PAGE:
From Microsoft's whitepaper explaining their vision (my emphasis below):
The Identity Metasystem is an interoperable architecture for digital identity that assumes people will have several digital identities based on multiple underlying technologies, implementations, and providers.
The metasystem enables identities provided by one identity system technology to be used within systems based on different technologies, provided an intermediary exists that understands both technologies and is willing and trusted to do the needed translations.
In ID-WSF, the 'technology' that is (currently) allowed to be different between the two providers, and that can be 'translated' to some extent, are security tokens. The web service provider (WSP) can, when it registers its service at the Discovery Service (DS), indicate which security token formats it expects (e.g. SAML, X.509, bearer, etc). When a client WSC) subsequently queries the DS for available services, it can also indicate which token formats it can support. It is the DS that looks for an intersection between the two different sets of security tokens and (acting as an STS) provides an appropriate token format to the WSC for inclusion in its subsequent request to the WSP.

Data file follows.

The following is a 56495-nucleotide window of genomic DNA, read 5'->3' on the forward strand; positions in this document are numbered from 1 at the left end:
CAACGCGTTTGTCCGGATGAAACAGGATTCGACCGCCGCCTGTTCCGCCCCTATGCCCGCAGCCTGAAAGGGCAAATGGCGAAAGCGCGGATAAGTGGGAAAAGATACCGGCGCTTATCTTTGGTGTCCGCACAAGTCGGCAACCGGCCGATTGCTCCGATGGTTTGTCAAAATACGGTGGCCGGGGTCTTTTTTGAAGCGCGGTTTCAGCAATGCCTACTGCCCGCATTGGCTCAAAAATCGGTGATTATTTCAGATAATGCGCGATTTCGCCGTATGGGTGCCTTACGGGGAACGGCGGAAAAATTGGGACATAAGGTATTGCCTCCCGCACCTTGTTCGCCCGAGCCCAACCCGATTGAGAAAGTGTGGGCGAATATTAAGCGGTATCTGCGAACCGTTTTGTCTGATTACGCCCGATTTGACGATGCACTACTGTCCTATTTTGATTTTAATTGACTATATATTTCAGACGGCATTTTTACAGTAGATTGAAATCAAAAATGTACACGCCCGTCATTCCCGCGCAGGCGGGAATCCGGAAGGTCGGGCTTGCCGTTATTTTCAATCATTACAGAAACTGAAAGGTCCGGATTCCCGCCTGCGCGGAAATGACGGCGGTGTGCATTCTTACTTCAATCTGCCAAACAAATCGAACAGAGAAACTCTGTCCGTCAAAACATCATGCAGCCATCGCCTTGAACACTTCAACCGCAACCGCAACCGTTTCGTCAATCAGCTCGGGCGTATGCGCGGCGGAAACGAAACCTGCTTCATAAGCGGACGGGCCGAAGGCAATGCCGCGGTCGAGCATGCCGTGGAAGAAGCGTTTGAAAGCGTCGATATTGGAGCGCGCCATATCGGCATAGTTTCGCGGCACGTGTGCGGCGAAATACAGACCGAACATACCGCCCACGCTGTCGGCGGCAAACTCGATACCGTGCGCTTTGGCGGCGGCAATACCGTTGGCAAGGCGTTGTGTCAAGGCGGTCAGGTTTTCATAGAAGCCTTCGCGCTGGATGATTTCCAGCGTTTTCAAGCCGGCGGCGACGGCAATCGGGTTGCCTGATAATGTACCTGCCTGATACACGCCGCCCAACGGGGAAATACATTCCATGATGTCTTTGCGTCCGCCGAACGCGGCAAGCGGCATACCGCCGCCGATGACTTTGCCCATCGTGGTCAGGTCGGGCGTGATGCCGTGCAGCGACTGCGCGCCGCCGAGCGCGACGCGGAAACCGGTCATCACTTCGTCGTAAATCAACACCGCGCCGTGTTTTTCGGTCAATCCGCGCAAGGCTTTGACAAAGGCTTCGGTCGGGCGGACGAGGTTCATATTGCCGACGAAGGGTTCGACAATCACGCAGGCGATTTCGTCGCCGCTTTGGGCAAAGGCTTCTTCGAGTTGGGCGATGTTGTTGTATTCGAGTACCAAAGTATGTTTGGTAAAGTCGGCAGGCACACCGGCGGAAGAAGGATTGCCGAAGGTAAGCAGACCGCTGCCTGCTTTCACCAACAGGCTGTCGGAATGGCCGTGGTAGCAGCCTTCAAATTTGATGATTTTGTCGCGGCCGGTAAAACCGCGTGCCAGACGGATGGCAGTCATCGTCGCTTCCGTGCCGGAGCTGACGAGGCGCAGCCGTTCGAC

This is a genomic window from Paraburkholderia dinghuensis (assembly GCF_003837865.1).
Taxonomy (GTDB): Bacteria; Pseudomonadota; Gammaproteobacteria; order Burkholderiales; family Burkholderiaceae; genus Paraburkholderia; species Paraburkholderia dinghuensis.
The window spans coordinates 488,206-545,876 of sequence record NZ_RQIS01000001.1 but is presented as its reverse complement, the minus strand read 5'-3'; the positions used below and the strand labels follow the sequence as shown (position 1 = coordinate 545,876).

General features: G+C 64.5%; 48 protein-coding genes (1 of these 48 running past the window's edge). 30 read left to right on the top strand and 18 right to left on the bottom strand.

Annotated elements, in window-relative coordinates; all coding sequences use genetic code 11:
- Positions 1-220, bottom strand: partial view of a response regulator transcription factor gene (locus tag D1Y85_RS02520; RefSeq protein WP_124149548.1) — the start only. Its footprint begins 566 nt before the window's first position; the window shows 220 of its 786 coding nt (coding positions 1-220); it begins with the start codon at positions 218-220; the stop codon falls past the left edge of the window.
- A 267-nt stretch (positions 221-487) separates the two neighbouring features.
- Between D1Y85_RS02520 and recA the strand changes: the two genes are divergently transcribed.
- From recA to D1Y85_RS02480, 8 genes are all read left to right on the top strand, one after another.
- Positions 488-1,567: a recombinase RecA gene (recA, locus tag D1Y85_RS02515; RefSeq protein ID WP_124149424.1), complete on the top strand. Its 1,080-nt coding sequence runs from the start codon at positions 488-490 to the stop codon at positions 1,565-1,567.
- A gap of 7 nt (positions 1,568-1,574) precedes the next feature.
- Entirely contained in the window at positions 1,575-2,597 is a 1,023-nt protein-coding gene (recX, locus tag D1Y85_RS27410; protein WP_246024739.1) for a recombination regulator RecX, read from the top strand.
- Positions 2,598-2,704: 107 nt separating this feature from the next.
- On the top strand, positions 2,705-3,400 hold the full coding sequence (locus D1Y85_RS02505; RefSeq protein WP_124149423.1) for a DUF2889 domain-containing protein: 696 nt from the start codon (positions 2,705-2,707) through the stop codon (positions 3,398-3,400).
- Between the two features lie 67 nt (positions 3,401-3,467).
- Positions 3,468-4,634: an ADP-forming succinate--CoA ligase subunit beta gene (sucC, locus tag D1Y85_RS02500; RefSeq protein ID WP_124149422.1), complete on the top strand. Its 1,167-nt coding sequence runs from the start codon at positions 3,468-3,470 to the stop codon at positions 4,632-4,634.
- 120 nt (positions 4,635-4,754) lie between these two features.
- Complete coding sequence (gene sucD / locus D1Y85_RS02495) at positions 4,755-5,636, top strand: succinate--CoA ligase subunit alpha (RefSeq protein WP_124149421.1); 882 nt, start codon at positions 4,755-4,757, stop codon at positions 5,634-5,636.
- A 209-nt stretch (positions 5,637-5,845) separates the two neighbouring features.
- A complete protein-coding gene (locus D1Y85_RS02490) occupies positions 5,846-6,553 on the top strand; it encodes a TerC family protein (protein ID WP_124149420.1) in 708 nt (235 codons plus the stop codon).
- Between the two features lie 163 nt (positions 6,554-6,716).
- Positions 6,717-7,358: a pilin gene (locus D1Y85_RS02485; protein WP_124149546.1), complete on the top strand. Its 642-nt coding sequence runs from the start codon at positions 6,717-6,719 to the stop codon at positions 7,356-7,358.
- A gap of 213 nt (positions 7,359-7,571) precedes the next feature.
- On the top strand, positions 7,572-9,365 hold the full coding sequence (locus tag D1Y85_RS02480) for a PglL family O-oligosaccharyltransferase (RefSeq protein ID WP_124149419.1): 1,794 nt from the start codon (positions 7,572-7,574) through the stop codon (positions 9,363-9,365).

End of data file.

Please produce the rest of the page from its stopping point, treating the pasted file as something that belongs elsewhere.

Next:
Additionally, the DS may need to perform some translation between the security token that the WSC presents it as part of its discovery query and that which the DS returns to the WSC for inclusion in the request to the WSP. For instance, the WSC may present in its discovery query a SAML 1.1 assertion that it received from an IDP through ID-FF based SSO. If the relevant WSP (that being discovered by the WSC) only supports SAML 2.0 assertions, then the DS will have to translate from SAML 1.1 to SAML 2.0 to ensure that this WSP gets what it needs.
Admittedly, this level of flexibility on security token formats is not the wide-open freedom of different providers being able to choose different protocol stacks. But there is a price to be paid for that freedom.